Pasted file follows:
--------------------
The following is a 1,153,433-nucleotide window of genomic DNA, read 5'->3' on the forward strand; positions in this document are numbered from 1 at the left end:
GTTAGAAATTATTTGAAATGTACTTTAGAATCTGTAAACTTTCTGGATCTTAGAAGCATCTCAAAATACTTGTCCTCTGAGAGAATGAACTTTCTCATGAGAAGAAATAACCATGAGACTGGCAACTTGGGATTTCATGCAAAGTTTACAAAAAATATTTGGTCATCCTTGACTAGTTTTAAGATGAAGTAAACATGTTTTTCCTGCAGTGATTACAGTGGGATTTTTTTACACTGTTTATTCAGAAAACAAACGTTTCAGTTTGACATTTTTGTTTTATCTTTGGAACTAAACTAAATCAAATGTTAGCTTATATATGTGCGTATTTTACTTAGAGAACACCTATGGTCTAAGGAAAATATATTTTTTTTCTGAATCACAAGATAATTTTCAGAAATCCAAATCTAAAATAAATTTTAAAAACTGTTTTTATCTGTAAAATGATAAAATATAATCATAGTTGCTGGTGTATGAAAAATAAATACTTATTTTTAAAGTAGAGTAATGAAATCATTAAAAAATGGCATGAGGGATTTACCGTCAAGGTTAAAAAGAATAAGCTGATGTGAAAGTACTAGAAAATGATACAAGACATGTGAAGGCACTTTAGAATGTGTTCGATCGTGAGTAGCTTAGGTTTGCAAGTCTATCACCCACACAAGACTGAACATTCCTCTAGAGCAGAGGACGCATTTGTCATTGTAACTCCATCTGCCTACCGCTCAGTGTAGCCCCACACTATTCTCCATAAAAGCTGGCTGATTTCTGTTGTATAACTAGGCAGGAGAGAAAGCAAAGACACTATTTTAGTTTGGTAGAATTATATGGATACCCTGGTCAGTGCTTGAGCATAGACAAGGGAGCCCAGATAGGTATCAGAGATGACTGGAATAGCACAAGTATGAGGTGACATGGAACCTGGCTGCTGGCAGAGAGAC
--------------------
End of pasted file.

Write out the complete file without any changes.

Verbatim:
The following is a 1,153,433-nucleotide window of genomic DNA, read 5'->3' on the forward strand; positions in this document are numbered from 1 at the left end:
GTTAGAAATTATTTGAAATGTACTTTAGAATCTGTAAACTTTCTGGATCTTAGAAGCATCTCAAAATACTTGTCCTCTGAGAGAATGAACTTTCTCATGAGAAGAAATAACCATGAGACTGGCAACTTGGGATTTCATGCAAAGTTTACAAAAAATATTTGGTCATCCTTGACTAGTTTTAAGATGAAGTAAACATGTTTTTCCTGCAGTGATTACAGTGGGATTTTTTTACACTGTTTATTCAGAAAACAAACGTTTCAGTTTGACATTTTTGTTTTATCTTTGGAACTAAACTAAATCAAATGTTAGCTTATATATGTGCGTATTTTACTTAGAGAACACCTATGGTCTAAGGAAAATATATTTTTTTTCTGAATCACAAGATAATTTTCAGAAATCCAAATCTAAAATAAATTTTAAAAACTGTTTTTATCTGTAAAATGATAAAATATAATCATAGTTGCTGGTGTATGAAAAATAAATACTTATTTTTAAAGTAGAGTAATGAAATCATTAAAAAATGGCATGAGGGATTTACCGTCAAGGTTAAAAAGAATAAGCTGATGTGAAAGTACTAGAAAATGATACAAGACATGTGAAGGCACTTTAGAATGTGTTCGATCGTGAGTAGCTTAGGTTTGCAAGTCTATCACCCACACAAGACTGAACATTCCTCTAGAGCAGAGGACGCATTTGTCATTGTAACTCCATCTGCCTACCGCTCAGTGTAGCCCCACACTATTCTCCATAAAAGCTGGCTGATTTCTGTTGTATAACTAGGCAGGAGAGAAAGCAAAGACACTATTTTAGTTTGGTAGAATTATATGGATACCCTGGTCAGTGCTTGAGCATAGACAAGGGAGCCCAGATAGGTATCAGAGATGACTGGAATAGCACAAGTATGAGGTGACATGGAACCTGGCTGCTGGCAGAGAGAC